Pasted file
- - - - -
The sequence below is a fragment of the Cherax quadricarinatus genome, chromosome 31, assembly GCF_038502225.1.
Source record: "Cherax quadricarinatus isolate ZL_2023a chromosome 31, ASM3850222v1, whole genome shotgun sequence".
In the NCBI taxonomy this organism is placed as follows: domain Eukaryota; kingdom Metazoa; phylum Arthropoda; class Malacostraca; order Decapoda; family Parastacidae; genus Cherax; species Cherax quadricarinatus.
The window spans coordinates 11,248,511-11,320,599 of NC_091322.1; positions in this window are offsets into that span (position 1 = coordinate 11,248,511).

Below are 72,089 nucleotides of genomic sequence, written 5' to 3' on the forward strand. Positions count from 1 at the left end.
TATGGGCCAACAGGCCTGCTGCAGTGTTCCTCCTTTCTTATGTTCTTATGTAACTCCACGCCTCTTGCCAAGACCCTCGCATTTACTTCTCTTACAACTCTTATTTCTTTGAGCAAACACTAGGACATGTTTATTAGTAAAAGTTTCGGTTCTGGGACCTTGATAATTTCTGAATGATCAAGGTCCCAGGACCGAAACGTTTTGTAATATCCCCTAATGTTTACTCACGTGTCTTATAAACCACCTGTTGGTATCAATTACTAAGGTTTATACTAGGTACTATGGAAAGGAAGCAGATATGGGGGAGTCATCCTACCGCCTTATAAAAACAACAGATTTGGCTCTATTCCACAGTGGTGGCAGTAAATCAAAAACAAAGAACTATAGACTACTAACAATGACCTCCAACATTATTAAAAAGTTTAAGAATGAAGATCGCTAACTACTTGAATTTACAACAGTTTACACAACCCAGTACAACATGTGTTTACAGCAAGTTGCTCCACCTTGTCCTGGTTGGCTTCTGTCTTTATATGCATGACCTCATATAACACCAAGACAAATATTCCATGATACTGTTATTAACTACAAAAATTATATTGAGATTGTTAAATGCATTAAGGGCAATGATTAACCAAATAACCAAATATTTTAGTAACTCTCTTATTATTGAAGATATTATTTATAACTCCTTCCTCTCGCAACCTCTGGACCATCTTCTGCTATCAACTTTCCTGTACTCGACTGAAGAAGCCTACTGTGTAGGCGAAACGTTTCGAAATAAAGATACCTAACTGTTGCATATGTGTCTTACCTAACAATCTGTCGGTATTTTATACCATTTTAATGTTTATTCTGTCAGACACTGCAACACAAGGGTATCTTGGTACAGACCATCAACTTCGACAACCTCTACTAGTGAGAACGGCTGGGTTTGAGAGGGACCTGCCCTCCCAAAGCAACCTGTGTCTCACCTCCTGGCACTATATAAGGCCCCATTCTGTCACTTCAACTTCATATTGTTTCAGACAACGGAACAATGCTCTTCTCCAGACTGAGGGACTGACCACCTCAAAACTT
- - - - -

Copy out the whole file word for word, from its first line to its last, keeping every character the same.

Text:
The sequence below is a fragment of the Cherax quadricarinatus genome, chromosome 31, assembly GCF_038502225.1.
Source record: "Cherax quadricarinatus isolate ZL_2023a chromosome 31, ASM3850222v1, whole genome shotgun sequence".
In the NCBI taxonomy this organism is placed as follows: domain Eukaryota; kingdom Metazoa; phylum Arthropoda; class Malacostraca; order Decapoda; family Parastacidae; genus Cherax; species Cherax quadricarinatus.
The window spans coordinates 11,248,511-11,320,599 of NC_091322.1; positions in this window are offsets into that span (position 1 = coordinate 11,248,511).

Below are 72,089 nucleotides of genomic sequence, written 5' to 3' on the forward strand. Positions count from 1 at the left end.
TATGGGCCAACAGGCCTGCTGCAGTGTTCCTCCTTTCTTATGTTCTTATGTAACTCCACGCCTCTTGCCAAGACCCTCGCATTTACTTCTCTTACAACTCTTATTTCTTTGAGCAAACACTAGGACATGTTTATTAGTAAAAGTTTCGGTTCTGGGACCTTGATAATTTCTGAATGATCAAGGTCCCAGGACCGAAACGTTTTGTAATATCCCCTAATGTTTACTCACGTGTCTTATAAACCACCTGTTGGTATCAATTACTAAGGTTTATACTAGGTACTATGGAAAGGAAGCAGATATGGGGGAGTCATCCTACCGCCTTATAAAAACAACAGATTTGGCTCTATTCCACAGTGGTGGCAGTAAATCAAAAACAAAGAACTATAGACTACTAACAATGACCTCCAACATTATTAAAAAGTTTAAGAATGAAGATCGCTAACTACTTGAATTTACAACAGTTTACACAACCCAGTACAACATGTGTTTACAGCAAGTTGCTCCACCTTGTCCTGGTTGGCTTCTGTCTTTATATGCATGACCTCATATAACACCAAGACAAATATTCCATGATACTGTTATTAACTACAAAAATTATATTGAGATTGTTAAATGCATTAAGGGCAATGATTAACCAAATAACCAAATATTTTAGTAACTCTCTTATTATTGAAGATATTATTTATAACTCCTTCCTCTCGCAACCTCTGGACCATCTTCTGCTATCAACTTTCCTGTACTCGACTGAAGAAGCCTACTGTGTAGGCGAAACGTTTCGAAATAAAGATACCTAACTGTTGCATATGTGTCTTACCTAACAATCTGTCGGTATTTTATACCATTTTAATGTTTATTCTGTCAGACACTGCAACACAAGGGTATCTTGGTACAGACCATCAACTTCGACAACCTCTACTAGTGAGAACGGCTGGGTTTGAGAGGGACCTGCCCTCCCAAAGCAACCTGTGTCTCACCTCCTGGCACTATATAAGGCCCCATTCTGTCACTTCAACTTCATATTGTTTCAGACAACGGAACAATGCTCTTCTCCAGACTGAGGGACTGACCACCTCAAAACTT